11/16/2011 05:14 EST | Updated 01/16/2012 05:12 EST

Hepatitis C Found In 4 Ottawa Clinic Patients

Four former patients of a doctor accused by Ottawa Public Health of lax infection prevention practices have tested positive for hepatitis C since receiving a letter telling them to get tested, says the law firm heading a class-action suit against the doctor.

Nicholas Robinson, a lawyer for Merchant Law Group, said all four people, who are either current or former Ottawa residents, were tested after receiving one of the 6,800 letters sent out to former patients of internist Dr. Christiane Farazli.

Robinson said he can't confirm how these people came in contact with the disease. He did say the tests were not arranged by the law firm but by Ottawa Public Health (OPH).

"Obviously, we would be looking at having these people participate in the lawsuit," Robinson said. "[For] at least three of them it's shocking news."

After hearing the news, Ottawa's medical officer of health sent a memo to city council and the Ottawa Board of Health regarding the four hepatitis C cases Wednesday evening.

Ottawa Public Health expected some patients would test positive

He told CBC News hepatitis C is common in the general population and public health expected some people would test positive for one of either hepatitis B, hepatitis C or HIV, which can all come from improperly cleaned instruments.

"We are aware of approximately 3,400 patients having undergone blood testing," Dr. Isra Levy wrote.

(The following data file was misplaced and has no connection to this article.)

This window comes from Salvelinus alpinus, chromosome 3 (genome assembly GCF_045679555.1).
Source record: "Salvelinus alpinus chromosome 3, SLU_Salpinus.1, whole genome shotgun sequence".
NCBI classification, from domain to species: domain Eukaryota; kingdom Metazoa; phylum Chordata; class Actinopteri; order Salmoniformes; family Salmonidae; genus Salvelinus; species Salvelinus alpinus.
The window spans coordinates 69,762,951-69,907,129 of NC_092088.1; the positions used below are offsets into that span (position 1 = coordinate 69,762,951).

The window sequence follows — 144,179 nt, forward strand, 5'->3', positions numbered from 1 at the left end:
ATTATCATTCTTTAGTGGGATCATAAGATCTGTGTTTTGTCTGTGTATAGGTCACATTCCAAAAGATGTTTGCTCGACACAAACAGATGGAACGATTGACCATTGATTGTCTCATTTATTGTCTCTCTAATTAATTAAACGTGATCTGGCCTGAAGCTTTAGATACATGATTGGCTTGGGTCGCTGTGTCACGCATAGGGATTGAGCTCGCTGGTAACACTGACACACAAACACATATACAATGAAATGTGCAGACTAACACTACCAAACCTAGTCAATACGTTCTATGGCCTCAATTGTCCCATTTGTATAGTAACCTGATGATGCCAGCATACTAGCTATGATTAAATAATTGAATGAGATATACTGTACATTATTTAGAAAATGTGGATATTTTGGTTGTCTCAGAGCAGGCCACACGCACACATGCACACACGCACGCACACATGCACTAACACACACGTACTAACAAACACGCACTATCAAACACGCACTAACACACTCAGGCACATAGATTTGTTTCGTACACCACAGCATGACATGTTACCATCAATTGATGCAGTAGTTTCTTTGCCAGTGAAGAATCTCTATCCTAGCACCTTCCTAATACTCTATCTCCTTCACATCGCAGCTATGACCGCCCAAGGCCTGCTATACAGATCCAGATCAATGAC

"OPH has begun to receive results of those tests. These test results continue to arrive on a daily basis. The analysis work is complex and labour intensive from both a logistical and scientific perspective."

Public health and the Ontario College of Physicians and Surgeons both completed investigations of Farazli during the fall. In mid-October, Ottawa Public Health sent the letters to all patients who visited Farazli between April 2002 and June 2011 advising them to get checked for the concerned diseases.

Levy said some infection prevention and cleaning protocols were "not always followed" at Farazli's clinic located at 1081 Carling Ave., Suite 606.

Merchant is already representing at least two of Farazli's former patients, Jean-François Farjon and Rebecca Soroka, who are suing for more than $20 million.

In the statement of claim filed in Ontario Superior Court, Farjon and Soroka said they "suffered injury and damages as a result of the defendants' acts, omissions, wrongdoings, and breaches of legal duties and obligation."

Hepatitis C a silent blood virus

The claim also goes on to accuse Farazli of failing "to consistently follow standard and statutory practices and procedures used to clean endoscopes."

The specific damages suffered by the patients are described as "worry, anxiety, and possible bodily injuries."

None of the allegations against Farazli have been proven in court.

Hepatitis C is a viral disease that leads to swelling of the liver but does not have obvious symptoms. It attacks the body aggressively and can be treated with medication that tries to remove the virus from the blood.

Treatments are aimed at reducing the risk of further disease and liver cancer that can result from long-term infection.